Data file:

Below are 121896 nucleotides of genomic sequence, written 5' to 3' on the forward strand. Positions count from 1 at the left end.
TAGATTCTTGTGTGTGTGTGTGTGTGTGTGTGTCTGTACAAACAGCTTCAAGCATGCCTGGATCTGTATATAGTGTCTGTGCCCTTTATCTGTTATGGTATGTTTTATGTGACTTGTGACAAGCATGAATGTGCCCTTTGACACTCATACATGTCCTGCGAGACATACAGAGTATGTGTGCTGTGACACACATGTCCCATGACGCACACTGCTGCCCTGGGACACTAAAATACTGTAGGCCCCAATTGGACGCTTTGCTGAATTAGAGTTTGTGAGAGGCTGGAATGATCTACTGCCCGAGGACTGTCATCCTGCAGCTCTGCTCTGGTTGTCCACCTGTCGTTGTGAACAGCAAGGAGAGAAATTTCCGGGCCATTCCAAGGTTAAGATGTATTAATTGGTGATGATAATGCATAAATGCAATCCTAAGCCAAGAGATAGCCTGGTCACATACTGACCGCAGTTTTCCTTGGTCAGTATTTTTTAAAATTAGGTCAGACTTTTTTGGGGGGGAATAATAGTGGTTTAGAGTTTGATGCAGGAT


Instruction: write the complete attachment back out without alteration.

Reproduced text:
Below are 121896 nucleotides of genomic sequence, written 5' to 3' on the forward strand. Positions count from 1 at the left end.
TAGATTCTTGTGTGTGTGTGTGTGTGTGTGTGTCTGTACAAACAGCTTCAAGCATGCCTGGATCTGTATATAGTGTCTGTGCCCTTTATCTGTTATGGTATGTTTTATGTGACTTGTGACAAGCATGAATGTGCCCTTTGACACTCATACATGTCCTGCGAGACATACAGAGTATGTGTGCTGTGACACACATGTCCCATGACGCACACTGCTGCCCTGGGACACTAAAATACTGTAGGCCCCAATTGGACGCTTTGCTGAATTAGAGTTTGTGAGAGGCTGGAATGATCTACTGCCCGAGGACTGTCATCCTGCAGCTCTGCTCTGGTTGTCCACCTGTCGTTGTGAACAGCAAGGAGAGAAATTTCCGGGCCATTCCAAGGTTAAGATGTATTAATTGGTGATGATAATGCATAAATGCAATCCTAAGCCAAGAGATAGCCTGGTCACATACTGACCGCAGTTTTCCTTGGTCAGTATTTTTTAAAATTAGGTCAGACTTTTTTGGGGGGGAATAATAGTGGTTTAGAGTTTGATGCAGGAT